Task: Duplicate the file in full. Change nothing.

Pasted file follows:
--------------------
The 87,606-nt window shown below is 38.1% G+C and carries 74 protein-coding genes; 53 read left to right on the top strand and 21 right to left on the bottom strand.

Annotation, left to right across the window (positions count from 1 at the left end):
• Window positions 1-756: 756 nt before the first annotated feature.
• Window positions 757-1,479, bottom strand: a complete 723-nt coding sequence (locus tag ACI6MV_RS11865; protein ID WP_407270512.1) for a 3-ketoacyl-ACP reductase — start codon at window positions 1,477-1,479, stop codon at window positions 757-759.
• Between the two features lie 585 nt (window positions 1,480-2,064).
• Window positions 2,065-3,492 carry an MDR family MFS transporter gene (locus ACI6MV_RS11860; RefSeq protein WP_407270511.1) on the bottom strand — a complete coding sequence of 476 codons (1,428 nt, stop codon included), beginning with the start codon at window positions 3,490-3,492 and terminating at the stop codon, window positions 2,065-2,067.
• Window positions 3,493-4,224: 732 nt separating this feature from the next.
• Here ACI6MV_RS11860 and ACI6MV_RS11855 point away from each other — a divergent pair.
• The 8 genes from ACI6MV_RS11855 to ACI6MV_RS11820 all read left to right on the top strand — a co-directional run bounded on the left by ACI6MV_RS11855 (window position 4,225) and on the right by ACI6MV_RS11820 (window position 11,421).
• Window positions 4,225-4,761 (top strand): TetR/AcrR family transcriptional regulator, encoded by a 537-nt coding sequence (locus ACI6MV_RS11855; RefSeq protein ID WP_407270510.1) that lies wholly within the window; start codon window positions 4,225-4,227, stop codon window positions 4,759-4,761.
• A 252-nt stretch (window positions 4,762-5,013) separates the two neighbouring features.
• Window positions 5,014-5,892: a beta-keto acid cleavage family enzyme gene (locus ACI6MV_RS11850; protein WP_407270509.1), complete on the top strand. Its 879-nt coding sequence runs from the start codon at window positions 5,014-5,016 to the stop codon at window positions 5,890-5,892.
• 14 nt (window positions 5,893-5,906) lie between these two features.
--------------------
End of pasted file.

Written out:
The 87,606-nt window shown below is 38.1% G+C and carries 74 protein-coding genes; 53 read left to right on the top strand and 21 right to left on the bottom strand.

Annotation, left to right across the window (positions count from 1 at the left end):
• Window positions 1-756: 756 nt before the first annotated feature.
• Window positions 757-1,479, bottom strand: a complete 723-nt coding sequence (locus tag ACI6MV_RS11865; protein ID WP_407270512.1) for a 3-ketoacyl-ACP reductase — start codon at window positions 1,477-1,479, stop codon at window positions 757-759.
• Between the two features lie 585 nt (window positions 1,480-2,064).
• Window positions 2,065-3,492 carry an MDR family MFS transporter gene (locus ACI6MV_RS11860; RefSeq protein WP_407270511.1) on the bottom strand — a complete coding sequence of 476 codons (1,428 nt, stop codon included), beginning with the start codon at window positions 3,490-3,492 and terminating at the stop codon, window positions 2,065-2,067.
• Window positions 3,493-4,224: 732 nt separating this feature from the next.
• Here ACI6MV_RS11860 and ACI6MV_RS11855 point away from each other — a divergent pair.
• The 8 genes from ACI6MV_RS11855 to ACI6MV_RS11820 all read left to right on the top strand — a co-directional run bounded on the left by ACI6MV_RS11855 (window position 4,225) and on the right by ACI6MV_RS11820 (window position 11,421).
• Window positions 4,225-4,761 (top strand): TetR/AcrR family transcriptional regulator, encoded by a 537-nt coding sequence (locus ACI6MV_RS11855; RefSeq protein ID WP_407270510.1) that lies wholly within the window; start codon window positions 4,225-4,227, stop codon window positions 4,759-4,761.
• A 252-nt stretch (window positions 4,762-5,013) separates the two neighbouring features.
• Window positions 5,014-5,892: a beta-keto acid cleavage family enzyme gene (locus ACI6MV_RS11850; protein WP_407270509.1), complete on the top strand. Its 879-nt coding sequence runs from the start codon at window positions 5,014-5,016 to the stop codon at window positions 5,890-5,892.
• 14 nt (window positions 5,893-5,906) lie between these two features.